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xirtam2005

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Now that I have both AHB2 and ML 536s. I use the AHB2 for lower end speakers room setup and for space efficient. AHB2 great value and good performing , better than Class D M33 in my opinion but ML536 is another higher level of dynamic performance especially when playing SACD or high resolution good recording Classical Music. The ML536s sounds more life-like than my older ML333 , or AHB2. I sold all my Class-D Amps, they are good for $ paid but the same class performance as high-end ML536 like amplifiers.
Hmm..... that means I will probably be disappointed in the AHB2 vs. Parasound JC-1 (which are very good amps). AHB2 may still be better as a summer amp than not listening at all.
 

dlaloum

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Hmm..... that means I will probably be disappointed in the AHB2 vs. Parasound JC-1 (which are very good amps). AHB2 may still be better as a summer amp than not listening at all.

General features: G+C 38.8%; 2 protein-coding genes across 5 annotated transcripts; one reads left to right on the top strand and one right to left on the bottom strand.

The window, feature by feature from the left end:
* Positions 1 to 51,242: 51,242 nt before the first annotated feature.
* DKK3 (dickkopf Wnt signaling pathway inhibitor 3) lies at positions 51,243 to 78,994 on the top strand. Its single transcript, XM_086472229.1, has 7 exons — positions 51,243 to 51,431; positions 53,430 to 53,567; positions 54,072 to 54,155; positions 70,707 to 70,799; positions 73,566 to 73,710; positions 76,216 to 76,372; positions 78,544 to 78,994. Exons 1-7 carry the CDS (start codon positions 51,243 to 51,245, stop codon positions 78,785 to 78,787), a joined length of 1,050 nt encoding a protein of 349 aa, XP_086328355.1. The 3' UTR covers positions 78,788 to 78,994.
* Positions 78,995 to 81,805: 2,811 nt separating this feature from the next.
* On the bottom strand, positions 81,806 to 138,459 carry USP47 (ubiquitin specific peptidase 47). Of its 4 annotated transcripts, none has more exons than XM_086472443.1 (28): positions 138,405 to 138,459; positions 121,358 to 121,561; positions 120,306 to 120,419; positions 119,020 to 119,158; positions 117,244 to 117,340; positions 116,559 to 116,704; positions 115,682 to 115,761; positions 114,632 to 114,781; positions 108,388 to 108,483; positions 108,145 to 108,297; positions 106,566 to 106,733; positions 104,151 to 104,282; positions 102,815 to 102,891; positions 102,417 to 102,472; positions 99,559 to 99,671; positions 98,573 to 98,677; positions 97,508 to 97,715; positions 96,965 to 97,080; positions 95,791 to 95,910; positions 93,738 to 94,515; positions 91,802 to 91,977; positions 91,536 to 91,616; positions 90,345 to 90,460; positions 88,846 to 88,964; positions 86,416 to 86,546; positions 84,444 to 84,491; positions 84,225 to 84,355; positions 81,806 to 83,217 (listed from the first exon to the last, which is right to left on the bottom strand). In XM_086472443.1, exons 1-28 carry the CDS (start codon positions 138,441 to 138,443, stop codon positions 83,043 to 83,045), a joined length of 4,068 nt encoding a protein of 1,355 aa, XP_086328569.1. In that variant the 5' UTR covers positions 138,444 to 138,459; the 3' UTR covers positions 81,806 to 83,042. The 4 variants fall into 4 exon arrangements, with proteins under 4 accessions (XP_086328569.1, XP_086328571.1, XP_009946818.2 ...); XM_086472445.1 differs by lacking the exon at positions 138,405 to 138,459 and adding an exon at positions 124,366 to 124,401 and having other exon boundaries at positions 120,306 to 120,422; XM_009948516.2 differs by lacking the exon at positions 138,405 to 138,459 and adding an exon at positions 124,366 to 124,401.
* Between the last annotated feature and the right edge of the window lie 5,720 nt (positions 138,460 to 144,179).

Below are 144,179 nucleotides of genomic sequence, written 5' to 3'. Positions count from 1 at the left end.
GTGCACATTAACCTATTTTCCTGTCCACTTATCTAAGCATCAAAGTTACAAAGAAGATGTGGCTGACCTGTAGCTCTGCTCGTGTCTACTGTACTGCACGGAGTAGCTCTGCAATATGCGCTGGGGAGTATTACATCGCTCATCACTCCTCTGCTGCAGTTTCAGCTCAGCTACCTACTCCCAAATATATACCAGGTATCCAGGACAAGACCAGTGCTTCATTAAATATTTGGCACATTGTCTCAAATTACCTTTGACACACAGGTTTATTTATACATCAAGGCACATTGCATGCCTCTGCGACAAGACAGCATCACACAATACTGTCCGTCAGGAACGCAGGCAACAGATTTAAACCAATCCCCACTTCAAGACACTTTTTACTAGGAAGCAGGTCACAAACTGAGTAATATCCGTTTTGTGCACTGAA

I would suggest that this depends on your power requirements in combination with your speaker efficiency and impedance profiles.

First step in choosing an amp, is making sure that it can provide the necessary V to achieve your desired SPL (including at least +15db headroom), into your speaker impedances at all listening frequencies.... and at your listening position, in your room.

If the AHB2 can achieve that - then the substantially more powerful JC1 or ML536 probably won't sound much different, if at all.

The easier the speakers (and room) are to drive ( the less demanding of the amp) - the more alike amps tend to sound.

Some excellent speakers are relatively undemanding - nice even impedance curve, staying above 6 ohm, SPL/wm of 90db+

Others have impedance curves from hell with multiple dips to below 3 ohm, or below 2 ohm - on those, you can hear substantial differences between many amps.

If heat/efficiency is an issue, then a Class D design is likely to be more suitable... and there are plenty of excellent contenders. (Same power / speaker impedance / SPL parameters apply of course!)
 

xirtam2005

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I would suggest that this depends on your power requirements in combination with your speaker efficiency and impedance profiles.